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                Nope! I’m happy to pay for services instead of the service provider relying on ads/selling my personal info.

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              But more seriously, I am really disappointed in Stack Overflow, I thought they were better than this. They’re a high quality site visited by lots of great developers that companies should be willing to kill for to reach with ads, they should be able to set up a more premium and self-hosted ad service than those el cheapo user-hostile Google ads.

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                Even if it were what they intended to do, SOF can’t perfectly police everything in a timely fashion, I’d wager.

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                  I don’t see how they would need to police anything if their own ad platform did not run arbitrary JavaScript. Also, their terms of service could disallow certain things that are considered not okay and ban whoever violates the rules. Preferably forever. Now they’re just left to whatever rules Google has (if any).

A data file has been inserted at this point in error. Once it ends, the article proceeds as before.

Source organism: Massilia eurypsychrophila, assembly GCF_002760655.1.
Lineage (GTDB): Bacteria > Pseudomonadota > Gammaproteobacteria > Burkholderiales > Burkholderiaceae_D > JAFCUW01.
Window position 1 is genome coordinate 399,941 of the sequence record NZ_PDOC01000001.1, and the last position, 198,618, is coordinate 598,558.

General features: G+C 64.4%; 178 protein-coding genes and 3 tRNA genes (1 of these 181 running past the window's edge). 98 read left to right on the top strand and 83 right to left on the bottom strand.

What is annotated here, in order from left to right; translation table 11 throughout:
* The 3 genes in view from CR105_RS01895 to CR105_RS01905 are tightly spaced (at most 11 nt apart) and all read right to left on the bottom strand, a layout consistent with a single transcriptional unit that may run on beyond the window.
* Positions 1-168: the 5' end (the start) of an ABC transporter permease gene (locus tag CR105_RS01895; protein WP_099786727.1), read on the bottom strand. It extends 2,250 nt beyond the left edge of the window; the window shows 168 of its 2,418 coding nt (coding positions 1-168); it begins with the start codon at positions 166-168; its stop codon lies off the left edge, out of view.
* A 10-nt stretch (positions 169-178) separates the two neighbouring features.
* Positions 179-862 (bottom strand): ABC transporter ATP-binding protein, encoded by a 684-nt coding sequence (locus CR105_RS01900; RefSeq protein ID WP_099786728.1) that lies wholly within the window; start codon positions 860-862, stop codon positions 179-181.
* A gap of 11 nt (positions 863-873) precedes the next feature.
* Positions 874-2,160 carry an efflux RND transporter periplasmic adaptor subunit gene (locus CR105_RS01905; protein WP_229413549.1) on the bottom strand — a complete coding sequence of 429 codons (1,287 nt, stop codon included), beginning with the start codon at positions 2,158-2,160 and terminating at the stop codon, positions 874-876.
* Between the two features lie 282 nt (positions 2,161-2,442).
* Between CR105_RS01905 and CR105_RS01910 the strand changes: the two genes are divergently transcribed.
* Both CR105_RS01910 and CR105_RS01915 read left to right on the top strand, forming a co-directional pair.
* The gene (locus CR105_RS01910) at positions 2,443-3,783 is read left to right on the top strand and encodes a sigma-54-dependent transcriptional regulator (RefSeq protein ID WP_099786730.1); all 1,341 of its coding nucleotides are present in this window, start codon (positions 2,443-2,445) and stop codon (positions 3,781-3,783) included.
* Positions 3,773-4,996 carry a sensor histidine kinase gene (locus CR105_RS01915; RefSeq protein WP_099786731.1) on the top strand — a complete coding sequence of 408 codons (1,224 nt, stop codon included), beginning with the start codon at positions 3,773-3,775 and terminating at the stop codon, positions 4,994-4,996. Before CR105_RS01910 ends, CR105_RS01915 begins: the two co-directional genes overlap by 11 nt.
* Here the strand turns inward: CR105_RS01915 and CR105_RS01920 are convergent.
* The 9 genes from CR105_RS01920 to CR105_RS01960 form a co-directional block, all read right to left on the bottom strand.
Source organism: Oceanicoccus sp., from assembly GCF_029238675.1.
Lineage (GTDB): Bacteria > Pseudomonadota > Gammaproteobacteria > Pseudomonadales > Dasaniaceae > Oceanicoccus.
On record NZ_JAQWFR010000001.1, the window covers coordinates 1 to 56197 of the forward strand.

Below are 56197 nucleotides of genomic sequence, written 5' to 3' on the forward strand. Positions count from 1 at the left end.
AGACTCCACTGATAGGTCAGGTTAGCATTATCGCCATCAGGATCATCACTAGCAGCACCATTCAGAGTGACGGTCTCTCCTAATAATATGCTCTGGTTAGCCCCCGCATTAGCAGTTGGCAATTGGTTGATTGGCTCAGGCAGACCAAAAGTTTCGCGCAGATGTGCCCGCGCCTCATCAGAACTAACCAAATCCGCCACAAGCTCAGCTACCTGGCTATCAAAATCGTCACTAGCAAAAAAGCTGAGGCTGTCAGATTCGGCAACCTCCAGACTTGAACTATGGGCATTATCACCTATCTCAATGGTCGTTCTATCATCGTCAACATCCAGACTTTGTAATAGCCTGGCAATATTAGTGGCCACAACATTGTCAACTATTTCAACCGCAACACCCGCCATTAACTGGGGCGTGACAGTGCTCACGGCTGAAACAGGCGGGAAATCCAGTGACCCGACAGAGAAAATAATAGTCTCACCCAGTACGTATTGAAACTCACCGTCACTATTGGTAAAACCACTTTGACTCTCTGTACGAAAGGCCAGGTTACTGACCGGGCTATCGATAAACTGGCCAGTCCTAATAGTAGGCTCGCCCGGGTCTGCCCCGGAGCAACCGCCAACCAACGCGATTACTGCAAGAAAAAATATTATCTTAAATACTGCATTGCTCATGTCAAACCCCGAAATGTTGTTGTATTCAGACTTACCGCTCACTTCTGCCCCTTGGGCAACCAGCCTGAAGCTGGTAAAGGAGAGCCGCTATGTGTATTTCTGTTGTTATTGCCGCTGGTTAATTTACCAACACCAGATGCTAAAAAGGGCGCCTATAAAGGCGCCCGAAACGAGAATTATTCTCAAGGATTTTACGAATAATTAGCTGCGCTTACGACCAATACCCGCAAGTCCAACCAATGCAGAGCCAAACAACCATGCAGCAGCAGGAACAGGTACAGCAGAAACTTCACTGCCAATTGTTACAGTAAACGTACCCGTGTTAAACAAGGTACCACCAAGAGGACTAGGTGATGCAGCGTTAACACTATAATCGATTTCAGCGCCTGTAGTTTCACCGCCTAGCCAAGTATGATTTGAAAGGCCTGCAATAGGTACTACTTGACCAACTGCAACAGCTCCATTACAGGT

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                  They don’t choose their ads. Once they choose to go use ads in general, they throw a “slot” into their site, and some ad network analyzes their pages and publishes ads that are “relevant” to users who are “relevant” on pages that are “relevant”.

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                    Yeah but that’s kind of pointless considering the audience is more or less the same: we’re all developers. Besides, SO has more data to know what’s relevant to a user than some iframe does.

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                      Ad platforms target specific content on a per-page basis. StackExchange is a lot of sites, and isn’t only for developers.

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                Don’t trust anyone: Firefox > uBlock Origin > uMatrix > anti-fingerprinting addons > disconnect from the internet forever > burn any electronic device > move into a cave

                I’m at the 4th stage right now.

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                  Here’s some advice: Don’t try too hard. I burned myself out trying to “protect” myself from tracking and now can’t bring myself to care past using adblock.